They are rarely available to the aquarist, and should not be obtained for anything other than a species display tank. It has often been suggested to not put anemones in a reef environment since corals cannot move away from the stinging tentacles. Once you get your anemone situated and it has not moved for several months, it might be safe to add other corals. This would be a "proceed at your own risk". They do not host clownfish.

After splitting, anemones will tolerate their own "clones" and sometimes their own species. All anemones in the tank need to have their own space, otherwise there can be a "chemical" warfare between species. This will usually cause one to not eat, shrink and eventually die. Having excellent filtration and a large tank, (over 100 gallons) will usually allow 2 anemones at opposite ends to thrive. You can also build a natural blockade to help prevent them from wandering into each others "space".

  • Venomous: Yes
  • Temperament: Aggressive
  • Compatible with:
    • Anemones: Threat
    • Mushroom Anemones - Corallimorphs: Threat
    • Leather Corals: Threat
    • Zoanthids - Button Polyps, Sea Mats: Threat
    • Sponges, Tunicates: Threat
    • Shrimps, Crabs, Snails: Threat
    • Starfish: Threat
    • Feather Dusters, Bristle Worms, Flatworms: Threat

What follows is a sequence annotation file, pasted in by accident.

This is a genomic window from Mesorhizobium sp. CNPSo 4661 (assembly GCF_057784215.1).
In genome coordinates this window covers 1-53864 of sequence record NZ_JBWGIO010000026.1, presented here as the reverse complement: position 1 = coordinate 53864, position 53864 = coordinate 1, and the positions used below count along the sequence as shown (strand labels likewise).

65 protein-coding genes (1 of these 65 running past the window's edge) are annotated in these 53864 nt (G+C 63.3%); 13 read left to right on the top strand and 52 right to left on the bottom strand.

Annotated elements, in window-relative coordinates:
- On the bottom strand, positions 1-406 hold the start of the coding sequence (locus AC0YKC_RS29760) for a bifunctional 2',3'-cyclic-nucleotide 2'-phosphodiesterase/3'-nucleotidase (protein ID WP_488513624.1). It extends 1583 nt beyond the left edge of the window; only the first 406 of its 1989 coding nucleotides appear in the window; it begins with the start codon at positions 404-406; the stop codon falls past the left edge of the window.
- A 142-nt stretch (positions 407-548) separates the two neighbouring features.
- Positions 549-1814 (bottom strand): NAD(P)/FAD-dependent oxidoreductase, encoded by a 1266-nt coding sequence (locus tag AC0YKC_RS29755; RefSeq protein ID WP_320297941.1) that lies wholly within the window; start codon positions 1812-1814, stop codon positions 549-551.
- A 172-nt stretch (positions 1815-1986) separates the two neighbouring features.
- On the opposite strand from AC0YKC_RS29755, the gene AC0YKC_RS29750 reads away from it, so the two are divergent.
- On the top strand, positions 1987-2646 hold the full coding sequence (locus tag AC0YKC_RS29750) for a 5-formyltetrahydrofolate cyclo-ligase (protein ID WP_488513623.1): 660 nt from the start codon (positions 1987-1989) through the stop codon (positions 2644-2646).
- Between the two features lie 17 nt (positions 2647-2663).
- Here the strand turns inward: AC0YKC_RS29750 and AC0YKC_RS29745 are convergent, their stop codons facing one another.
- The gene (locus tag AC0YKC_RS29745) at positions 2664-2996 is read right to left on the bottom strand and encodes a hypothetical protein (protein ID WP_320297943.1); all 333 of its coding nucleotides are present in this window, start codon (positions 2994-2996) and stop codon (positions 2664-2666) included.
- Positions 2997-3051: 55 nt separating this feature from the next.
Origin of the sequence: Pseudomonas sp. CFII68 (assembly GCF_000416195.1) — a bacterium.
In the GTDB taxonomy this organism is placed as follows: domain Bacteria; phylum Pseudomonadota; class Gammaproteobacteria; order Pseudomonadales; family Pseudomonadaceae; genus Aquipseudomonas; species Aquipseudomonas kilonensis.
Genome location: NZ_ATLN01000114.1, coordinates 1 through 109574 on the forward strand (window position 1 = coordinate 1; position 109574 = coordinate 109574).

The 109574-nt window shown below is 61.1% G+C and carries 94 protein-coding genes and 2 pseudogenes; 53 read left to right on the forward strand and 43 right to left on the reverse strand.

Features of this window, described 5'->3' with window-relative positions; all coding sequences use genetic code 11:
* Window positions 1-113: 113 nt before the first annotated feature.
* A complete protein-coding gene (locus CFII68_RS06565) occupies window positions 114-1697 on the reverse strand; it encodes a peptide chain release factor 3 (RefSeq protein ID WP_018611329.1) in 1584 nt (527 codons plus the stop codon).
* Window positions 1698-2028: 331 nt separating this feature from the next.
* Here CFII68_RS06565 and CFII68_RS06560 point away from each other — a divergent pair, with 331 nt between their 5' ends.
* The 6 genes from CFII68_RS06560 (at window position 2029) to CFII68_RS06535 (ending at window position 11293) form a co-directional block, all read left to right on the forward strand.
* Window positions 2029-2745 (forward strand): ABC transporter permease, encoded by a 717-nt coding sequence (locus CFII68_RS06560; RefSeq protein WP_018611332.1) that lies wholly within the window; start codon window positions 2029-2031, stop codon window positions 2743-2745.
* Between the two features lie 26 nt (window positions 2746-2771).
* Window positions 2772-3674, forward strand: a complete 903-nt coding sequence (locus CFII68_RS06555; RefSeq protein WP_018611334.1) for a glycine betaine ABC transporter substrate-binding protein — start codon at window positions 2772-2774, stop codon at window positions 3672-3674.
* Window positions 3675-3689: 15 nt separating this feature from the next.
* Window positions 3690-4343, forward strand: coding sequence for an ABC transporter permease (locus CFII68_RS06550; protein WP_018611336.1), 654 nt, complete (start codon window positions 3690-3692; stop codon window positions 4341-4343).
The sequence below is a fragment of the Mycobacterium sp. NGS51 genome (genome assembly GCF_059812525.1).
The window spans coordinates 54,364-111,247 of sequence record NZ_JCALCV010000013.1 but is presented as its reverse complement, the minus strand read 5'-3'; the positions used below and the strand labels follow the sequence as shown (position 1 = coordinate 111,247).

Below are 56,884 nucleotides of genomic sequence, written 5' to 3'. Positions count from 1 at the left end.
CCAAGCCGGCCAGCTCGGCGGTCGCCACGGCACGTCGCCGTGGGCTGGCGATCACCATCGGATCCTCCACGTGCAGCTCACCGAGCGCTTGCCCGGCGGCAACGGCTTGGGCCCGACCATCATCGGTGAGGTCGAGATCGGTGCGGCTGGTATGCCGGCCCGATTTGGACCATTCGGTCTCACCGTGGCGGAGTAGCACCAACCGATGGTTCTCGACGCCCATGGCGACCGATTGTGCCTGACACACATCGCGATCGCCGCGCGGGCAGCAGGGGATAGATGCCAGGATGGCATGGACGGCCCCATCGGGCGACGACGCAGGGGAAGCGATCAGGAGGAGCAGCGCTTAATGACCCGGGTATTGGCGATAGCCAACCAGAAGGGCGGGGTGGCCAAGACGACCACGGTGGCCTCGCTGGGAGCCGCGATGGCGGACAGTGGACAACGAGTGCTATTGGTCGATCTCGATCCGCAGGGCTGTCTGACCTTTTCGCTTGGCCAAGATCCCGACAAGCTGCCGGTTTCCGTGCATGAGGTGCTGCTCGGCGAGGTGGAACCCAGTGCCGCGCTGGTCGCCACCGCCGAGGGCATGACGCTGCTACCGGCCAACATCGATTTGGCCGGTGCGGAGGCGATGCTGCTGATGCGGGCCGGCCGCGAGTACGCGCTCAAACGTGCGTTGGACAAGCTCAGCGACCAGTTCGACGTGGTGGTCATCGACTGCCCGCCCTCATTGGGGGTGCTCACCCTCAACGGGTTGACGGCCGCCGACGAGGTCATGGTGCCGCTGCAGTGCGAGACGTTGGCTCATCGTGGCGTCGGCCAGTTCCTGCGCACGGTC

• Clams, Scallops, Oysters: Threat
    • Crabs: Threat
    • Snails: Threat
    • Sea Apples, Cucumbers: Threat
    • Urchins, Sand Dollars: Threat
    • Nudibranch, Sea Slugs: Threat
    • Copepods, Amphipods, Mini Brittle Stars: Threat

Sex: Sexual differences

No sexual difference in appearance is known.

Breeding / Reproduction

The Megalactis species have not been bred in captivity. Anemones in general can multiply by sexual and asexual means. One way is using fission, which is when they actually split in half from the foot or mouth to form a clone, although the clone is its own animal, similar to twins. They will also reproduce using male and female sex glands or find another anemone of the opposite sex. This results in the production of ciliated planula larvae. This planula will eventually fall to the sea floor, develop a pedal disk, then begin to grow into a new anemone.

  • Ease of Breeding: - The Megalactis species have not been bred in captivity.

Fish Diseases

Problems for the Bali Fire Anemone or are pretty minimal unless your lighting, water movement, feeding and water quality are low. Then your anemone will detach to look for "better conditions." This usually results in an unpleasant experience with a water pump.

Availability

The Bali Fire Anemone M. hemprichi is rarely available to aquarists, and only suggested for a species specific tank.

References



Author: Clarice Brough CFS